History of Sun Studio:
Sun Studio opened in Memphis on January 3, 1950 by record producer, Sam Phillips. The studio was originally called Memphis Recording Service and shared a building with the Sun Records label. Memphis Recording Service earned the title of "Birthplace of Rock and Roll" in 1951 when Jackie Brenston and Ike Turner recorded Rocket 88, a song with a heavy backbeat and a sound all its own. Rock and roll was born.
Elvis at Sun Studio:
In 1953, an 18 year old Elvis Presley walked into Memphis Recording Service with a cheap guitar and a dream. Nervously, he sang a demo song, failing to impress Sam Phillips. Elvis continued to hang around the studio, however, and in 1954, Sam Phillips asked him to sing again, backed by a band made up of Scotty Moore and Bill Black. After hours of recording and nothing to show for it, Elvis began playing around with an old blues song, "That's Alright, Mama." The rest, is of course, history.
Beyond Rock and Roll:
There was more than just rock and roll being recorded at Sun Studio. Big names in country and rockabilly like Johnny Cash, Carl Perkins, and Charlie Rich were all signed by Sun Records and recorded their albums there throughout the 1950's. It was then that Sam Phillips opened a larger studio on Madison Avenue.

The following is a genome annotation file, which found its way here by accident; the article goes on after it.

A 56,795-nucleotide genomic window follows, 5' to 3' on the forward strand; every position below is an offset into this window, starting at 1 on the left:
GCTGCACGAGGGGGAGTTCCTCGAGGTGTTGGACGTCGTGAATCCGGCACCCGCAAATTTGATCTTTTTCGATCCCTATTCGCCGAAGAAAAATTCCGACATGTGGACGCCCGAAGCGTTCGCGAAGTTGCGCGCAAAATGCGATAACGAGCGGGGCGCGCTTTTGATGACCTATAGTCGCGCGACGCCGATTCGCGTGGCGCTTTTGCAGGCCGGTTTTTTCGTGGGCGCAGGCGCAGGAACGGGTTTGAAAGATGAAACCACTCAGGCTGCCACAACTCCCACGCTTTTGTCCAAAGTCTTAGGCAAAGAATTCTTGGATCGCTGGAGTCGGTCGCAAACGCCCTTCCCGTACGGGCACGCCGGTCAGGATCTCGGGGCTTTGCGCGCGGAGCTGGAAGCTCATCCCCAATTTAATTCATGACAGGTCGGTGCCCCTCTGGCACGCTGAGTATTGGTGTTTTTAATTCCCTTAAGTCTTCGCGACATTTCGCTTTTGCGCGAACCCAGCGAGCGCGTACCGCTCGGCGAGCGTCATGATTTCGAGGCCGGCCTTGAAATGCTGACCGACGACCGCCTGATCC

Visiting Sun Studio:
Today, Sun Studio is back in its original location on Union Avenue. Not only is it a recording studio, but a popular tourist attraction, as well. Here is all you need to know to visit this National Historic Landmark:
706 Union Avenue
Memphis, Tennessee 38103
Toll Free: 800-441-6249
Sun Studio is open 7 days a week from 10:00 a.m. to 6:00 p.m. Tours begin every hour on the half-hour, with the last tour beginning at 5:30 p.m. Tour tickets cost $9.50 per person but children under 12 are free. Children 3 years and under are not permitted on the tour.